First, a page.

Celebrated peace activist and former Institute Fellow John Wallach dies.

WASHINGTON, July 12, 2002 –The United States Institute of Peace mourns the passing of John Wallach, a tireless and heroic advocate for peace in the Middle East and elsewhere. Mr. Wallach died in New York on Wednesday, July 10 after a long struggle with lung cancer. He was 59.

Mr. Wallach was a great friend to the U.S. Institute of Peace, having been a senior fellow in 1997-98, a multiple grantee and a participant in numerous Institute programs and events.

After a long and distinguished career in journalism, Mr. Wallach founded the Seeds of Peace project in 1993. It brings together young people from zones of conflict at a summer camp in Maine. He told the project's story in a book, The Enemy Has a Face: The Seeds of Peace Experience, which the U.S. Institute of Peace is proud to have published in 2000. He wrote several other books, including a biography of Yasser Arafat, which he co-authored with his wife, Janet Wallach.

Image on right: John Wallach speaks to participants during a Seeds of Peace Summer Camp in Maine.

Mr. Wallach was the foreign editor of Hearst Newspapers from 1968 to 1994. During that period he contributed frequently to NPR, the BBC, the Canadian Broadcasting Company and other press outlets. He was well-known and highly respected in the foreign policy world and his reportage earned him the National Press Club's Edwin Hood Award, the Overseas Press Club Award and other honors.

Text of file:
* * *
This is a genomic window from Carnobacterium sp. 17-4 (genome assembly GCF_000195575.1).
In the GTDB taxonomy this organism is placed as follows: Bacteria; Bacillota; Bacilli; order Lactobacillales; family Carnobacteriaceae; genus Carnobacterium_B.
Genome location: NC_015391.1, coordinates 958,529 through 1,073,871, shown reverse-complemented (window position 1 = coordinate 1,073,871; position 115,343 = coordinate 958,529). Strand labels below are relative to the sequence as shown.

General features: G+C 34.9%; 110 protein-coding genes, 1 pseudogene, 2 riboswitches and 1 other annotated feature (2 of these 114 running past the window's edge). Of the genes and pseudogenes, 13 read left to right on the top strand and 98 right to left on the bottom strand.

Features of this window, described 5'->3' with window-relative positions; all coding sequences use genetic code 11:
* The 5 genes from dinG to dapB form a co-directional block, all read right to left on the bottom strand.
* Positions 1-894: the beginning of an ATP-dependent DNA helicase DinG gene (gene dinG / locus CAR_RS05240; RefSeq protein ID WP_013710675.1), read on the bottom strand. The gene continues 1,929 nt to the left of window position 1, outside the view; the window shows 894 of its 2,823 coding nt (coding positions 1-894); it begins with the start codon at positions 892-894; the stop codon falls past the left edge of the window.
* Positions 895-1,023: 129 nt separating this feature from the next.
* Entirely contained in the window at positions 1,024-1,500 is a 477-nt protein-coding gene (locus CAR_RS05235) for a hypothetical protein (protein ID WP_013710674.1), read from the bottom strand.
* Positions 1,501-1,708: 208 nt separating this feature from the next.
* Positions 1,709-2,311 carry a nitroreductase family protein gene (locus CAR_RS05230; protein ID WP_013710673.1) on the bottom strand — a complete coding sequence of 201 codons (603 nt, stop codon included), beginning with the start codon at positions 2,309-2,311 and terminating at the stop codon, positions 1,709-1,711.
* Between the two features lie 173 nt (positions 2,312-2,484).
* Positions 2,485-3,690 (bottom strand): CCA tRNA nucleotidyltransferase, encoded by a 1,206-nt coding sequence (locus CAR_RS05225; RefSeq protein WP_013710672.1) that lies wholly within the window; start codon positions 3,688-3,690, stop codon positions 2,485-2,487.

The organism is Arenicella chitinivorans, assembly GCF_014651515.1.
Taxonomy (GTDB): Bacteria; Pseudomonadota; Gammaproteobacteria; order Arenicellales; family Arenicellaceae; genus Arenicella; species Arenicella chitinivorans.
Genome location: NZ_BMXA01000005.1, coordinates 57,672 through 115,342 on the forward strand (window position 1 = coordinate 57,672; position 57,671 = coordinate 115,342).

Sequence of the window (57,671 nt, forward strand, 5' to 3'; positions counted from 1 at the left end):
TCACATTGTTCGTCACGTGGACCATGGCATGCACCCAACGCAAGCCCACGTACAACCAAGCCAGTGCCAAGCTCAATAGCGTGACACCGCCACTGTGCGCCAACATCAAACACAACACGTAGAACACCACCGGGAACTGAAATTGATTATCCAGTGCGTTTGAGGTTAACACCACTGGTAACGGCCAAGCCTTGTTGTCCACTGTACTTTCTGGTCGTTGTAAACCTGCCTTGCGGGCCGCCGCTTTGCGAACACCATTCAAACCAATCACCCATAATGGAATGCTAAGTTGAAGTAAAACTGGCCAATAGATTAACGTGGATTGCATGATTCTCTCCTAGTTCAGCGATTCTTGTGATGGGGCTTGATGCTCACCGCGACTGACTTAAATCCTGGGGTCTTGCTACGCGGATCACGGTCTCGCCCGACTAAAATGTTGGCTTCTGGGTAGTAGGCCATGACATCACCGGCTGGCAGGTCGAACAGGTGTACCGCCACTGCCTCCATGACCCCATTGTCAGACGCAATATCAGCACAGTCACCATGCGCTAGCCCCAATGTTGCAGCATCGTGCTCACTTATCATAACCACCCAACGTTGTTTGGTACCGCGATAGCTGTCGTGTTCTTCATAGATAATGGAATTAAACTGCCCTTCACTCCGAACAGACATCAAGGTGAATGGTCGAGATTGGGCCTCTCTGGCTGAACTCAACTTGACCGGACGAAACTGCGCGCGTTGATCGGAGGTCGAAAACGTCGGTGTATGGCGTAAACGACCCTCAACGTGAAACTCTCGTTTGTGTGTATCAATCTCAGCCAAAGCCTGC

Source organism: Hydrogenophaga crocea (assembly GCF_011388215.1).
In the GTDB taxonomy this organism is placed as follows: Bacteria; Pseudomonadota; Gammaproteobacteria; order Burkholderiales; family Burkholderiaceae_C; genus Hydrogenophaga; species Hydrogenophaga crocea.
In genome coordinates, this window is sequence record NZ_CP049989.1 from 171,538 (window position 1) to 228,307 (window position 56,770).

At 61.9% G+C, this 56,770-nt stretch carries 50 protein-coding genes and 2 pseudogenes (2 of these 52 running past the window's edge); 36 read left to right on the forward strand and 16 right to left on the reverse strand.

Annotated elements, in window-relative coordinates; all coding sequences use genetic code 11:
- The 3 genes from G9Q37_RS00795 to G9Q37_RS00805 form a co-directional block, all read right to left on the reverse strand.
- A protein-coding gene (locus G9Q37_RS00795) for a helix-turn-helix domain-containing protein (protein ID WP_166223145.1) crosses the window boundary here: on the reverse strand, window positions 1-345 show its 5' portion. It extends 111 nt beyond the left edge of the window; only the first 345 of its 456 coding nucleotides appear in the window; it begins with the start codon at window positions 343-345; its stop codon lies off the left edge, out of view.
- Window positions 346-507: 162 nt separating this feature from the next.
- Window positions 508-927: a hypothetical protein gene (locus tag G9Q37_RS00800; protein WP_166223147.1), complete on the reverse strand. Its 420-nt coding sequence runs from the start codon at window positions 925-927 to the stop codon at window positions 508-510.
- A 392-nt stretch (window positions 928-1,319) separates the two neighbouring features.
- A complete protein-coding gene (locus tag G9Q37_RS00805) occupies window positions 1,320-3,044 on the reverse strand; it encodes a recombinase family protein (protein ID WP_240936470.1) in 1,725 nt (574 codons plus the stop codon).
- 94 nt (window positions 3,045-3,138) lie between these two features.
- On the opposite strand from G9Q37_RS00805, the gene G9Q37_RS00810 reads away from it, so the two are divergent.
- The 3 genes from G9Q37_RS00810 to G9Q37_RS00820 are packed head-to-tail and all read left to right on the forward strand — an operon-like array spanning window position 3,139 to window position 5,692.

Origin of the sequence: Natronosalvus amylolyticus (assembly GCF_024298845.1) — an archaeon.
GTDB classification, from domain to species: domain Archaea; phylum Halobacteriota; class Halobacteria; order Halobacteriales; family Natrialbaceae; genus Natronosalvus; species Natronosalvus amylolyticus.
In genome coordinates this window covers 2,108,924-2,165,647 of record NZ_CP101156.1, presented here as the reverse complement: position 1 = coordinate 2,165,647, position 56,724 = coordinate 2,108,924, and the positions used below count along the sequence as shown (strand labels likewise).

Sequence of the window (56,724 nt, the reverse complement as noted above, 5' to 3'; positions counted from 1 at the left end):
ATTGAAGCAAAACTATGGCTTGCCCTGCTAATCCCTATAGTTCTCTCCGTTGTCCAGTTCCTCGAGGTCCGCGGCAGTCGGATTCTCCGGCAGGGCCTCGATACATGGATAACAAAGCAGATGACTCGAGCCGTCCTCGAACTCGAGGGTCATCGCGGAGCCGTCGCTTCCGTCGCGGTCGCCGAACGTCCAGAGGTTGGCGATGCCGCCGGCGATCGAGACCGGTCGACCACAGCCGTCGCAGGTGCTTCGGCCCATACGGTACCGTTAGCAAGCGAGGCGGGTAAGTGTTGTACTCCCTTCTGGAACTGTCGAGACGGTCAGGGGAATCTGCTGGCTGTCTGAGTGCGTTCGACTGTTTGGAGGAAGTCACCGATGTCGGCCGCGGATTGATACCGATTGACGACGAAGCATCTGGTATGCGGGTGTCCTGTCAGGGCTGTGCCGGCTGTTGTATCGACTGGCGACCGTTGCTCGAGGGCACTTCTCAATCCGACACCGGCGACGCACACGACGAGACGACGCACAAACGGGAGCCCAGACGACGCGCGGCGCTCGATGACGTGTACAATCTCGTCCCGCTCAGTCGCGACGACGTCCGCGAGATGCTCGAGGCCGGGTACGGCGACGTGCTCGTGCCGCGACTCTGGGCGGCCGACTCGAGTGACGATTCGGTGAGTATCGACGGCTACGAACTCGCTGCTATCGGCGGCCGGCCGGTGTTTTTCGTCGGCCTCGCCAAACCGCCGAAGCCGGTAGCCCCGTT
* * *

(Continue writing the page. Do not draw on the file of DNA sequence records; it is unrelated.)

He was no less acclaimed as a peace activist. His work with Seeds of Peace won him the UNESCO Peace Prize in 1996 and the Legion of Honor of the Hashemite Kingdom of Jordan in 1997.

Mr. Wallach was boundlessly energetic and remained active until the end of his life. While receiving chemotherapy treatments, he participated by phone in a May panel discussion at the Institute on negotiating with terrorists.

His many friends here will sorely miss him.


The United States Institute of Peace is an independent, nonpartisan institution established and funded by Congress. Its goals are to help prevent and resolve violent international conflicts, promote post-conflict stability and development, and increase conflict management capacity, tools, and intellectual capital worldwide. The Institute does this by empowering others with knowledge, skills, and resources, as well as by directly engaging in peacebuilding efforts around the globe.

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